The report said North Korea helped develop Iran's Shihab ballistic
missiles series. Author Christina Lin said North Korea's Taepo Dong
intermediate-range missiles have served as the basis of Iran's program,
including the design of a nuclear interncontinental ballistic missile with
a range of up to 6,000 kilometers, dubbed Shihab-6.
China has sought to make Iran a key waystation in Beijing's silk road
policy of expanding influence throughout Asia. The report said Beijing,
believed to be channeling aid through neighboring North Korea, regarded Iran
as an ally to balance the strategic relationship between the United States
and the Gulf Cooperation Council.
"Iran may also be a new pearl in China's maritime pearl necklace," the
report said. "China is increasing its naval presence in the Arabian Sea and
Indian Ocean, with a call in December 2009 by Chinese Rear Adm. Yin Zhou to
set up a permanent naval base in the Gulf of Aden."
The report did not discount the prospect that China would establish a
permanent naval base in Iran. Ms. Yin, today a researcher with Jane's
Chemical, Biological, Radiological and Nuclear Intelligence Center, said
China could be offered a naval base at one of Iran's islands in the Gulf.
"Iran may be inclined to offset U.S. pressure by playing the 'China card'
should the United States try to project military power by utilizing some of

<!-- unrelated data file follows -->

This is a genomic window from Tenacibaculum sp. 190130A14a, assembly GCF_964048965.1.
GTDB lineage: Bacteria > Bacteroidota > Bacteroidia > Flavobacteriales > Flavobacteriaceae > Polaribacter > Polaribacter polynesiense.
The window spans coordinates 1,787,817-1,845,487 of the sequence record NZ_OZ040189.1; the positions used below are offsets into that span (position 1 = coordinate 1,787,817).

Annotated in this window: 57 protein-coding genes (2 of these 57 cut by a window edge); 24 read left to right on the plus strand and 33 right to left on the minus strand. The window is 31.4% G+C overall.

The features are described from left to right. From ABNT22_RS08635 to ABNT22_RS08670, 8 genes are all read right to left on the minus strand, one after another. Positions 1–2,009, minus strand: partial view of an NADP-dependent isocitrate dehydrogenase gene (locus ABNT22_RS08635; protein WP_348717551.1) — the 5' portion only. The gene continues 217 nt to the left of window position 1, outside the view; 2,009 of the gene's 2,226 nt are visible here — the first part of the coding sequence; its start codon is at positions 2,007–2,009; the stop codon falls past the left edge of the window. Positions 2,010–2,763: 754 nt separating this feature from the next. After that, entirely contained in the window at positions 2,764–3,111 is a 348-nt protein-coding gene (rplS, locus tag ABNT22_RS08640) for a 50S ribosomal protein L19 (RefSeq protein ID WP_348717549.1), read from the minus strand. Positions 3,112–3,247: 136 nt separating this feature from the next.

the UAE's man-made islands," the report said. "Indeed, in November 2009,
NATO entered into the advanced stages of negotiating a Status of Forces
Agreement with the United Arab Emirates in the face of Iran's nuclear
The report said China was expected to block United Nations Security
Council sanctions against Iran. Ms. Lin compared China's role to that of
Russia's alliance with Serbia when it came under attack by a Western-led
coalition in 1999.
Regardless of UN sanctions, North Korea would continue to funnel weapons
and technology to Iran, the report said. Ms. Lin said Iran has financed
North Korean research and development of ballistic missiles and other strategic
"Iran and DPRK have partnered closely on missile flight-testing, proxy
testing of DPRK systems in Iran, and data exchanges," the report said. "Proxy testing in Iran of
jointly developed missiles allowed DPRK to avoid sanctions after the September 1999 missile
test moratorium while continuing its missile advances."
The report said the Damascus-Pyongyang alliance has spread to Syria and
Hizbullah. This has included North Korean construction of an alleged
plutonium production plant in Syria as well as constructing tunnels for
Hizbullah in southern Lebanon.
"The three top Hizbullah officials who received training in DPRK are
Hassan Nasrallah, Hizbullah's secretary general and the head of the
Hizbullah military organization; Ibrahim Akil, head of Hizbullah's security
and intelligence service; and Mustapha Badreddine, Hizbullah's
counter-espionage chief," the report said.